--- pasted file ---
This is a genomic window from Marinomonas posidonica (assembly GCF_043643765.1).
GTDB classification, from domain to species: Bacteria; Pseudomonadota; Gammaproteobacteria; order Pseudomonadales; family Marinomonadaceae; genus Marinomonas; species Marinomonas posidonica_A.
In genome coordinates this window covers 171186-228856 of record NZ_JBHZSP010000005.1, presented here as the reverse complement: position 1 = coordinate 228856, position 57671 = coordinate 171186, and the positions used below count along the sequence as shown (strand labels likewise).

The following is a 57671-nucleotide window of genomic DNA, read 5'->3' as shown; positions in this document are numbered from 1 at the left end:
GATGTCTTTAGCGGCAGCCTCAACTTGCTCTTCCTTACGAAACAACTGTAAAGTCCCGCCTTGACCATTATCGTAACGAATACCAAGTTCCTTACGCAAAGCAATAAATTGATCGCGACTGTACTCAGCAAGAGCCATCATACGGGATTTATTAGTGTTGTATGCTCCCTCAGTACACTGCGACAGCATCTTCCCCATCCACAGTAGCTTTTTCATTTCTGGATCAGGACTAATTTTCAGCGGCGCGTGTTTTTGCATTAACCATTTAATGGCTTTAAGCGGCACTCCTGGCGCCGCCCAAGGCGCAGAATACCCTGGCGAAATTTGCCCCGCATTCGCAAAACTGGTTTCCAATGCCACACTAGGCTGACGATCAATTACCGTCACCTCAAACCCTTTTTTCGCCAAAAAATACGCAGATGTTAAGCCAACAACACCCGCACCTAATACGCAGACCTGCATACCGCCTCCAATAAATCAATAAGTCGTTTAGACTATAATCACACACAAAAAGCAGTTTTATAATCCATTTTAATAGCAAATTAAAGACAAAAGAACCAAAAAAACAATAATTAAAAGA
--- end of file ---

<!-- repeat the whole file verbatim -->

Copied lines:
This is a genomic window from Marinomonas posidonica (assembly GCF_043643765.1).
GTDB classification, from domain to species: Bacteria; Pseudomonadota; Gammaproteobacteria; order Pseudomonadales; family Marinomonadaceae; genus Marinomonas; species Marinomonas posidonica_A.
In genome coordinates this window covers 171186-228856 of record NZ_JBHZSP010000005.1, presented here as the reverse complement: position 1 = coordinate 228856, position 57671 = coordinate 171186, and the positions used below count along the sequence as shown (strand labels likewise).

The following is a 57671-nucleotide window of genomic DNA, read 5'->3' as shown; positions in this document are numbered from 1 at the left end:
GATGTCTTTAGCGGCAGCCTCAACTTGCTCTTCCTTACGAAACAACTGTAAAGTCCCGCCTTGACCATTATCGTAACGAATACCAAGTTCCTTACGCAAAGCAATAAATTGATCGCGACTGTACTCAGCAAGAGCCATCATACGGGATTTATTAGTGTTGTATGCTCCCTCAGTACACTGCGACAGCATCTTCCCCATCCACAGTAGCTTTTTCATTTCTGGATCAGGACTAATTTTCAGCGGCGCGTGTTTTTGCATTAACCATTTAATGGCTTTAAGCGGCACTCCTGGCGCCGCCCAAGGCGCAGAATACCCTGGCGAAATTTGCCCCGCATTCGCAAAACTGGTTTCCAATGCCACACTAGGCTGACGATCAATTACCGTCACCTCAAACCCTTTTTTCGCCAAAAAATACGCAGATGTTAAGCCAACAACACCCGCACCTAATACGCAGACCTGCATACCGCCTCCAATAAATCAATAAGTCGTTTAGACTATAATCACACACAAAAAGCAGTTTTATAATCCATTTTAATAGCAAATTAAAGACAAAAGAACCAAAAAAACAATAATTAAAAGA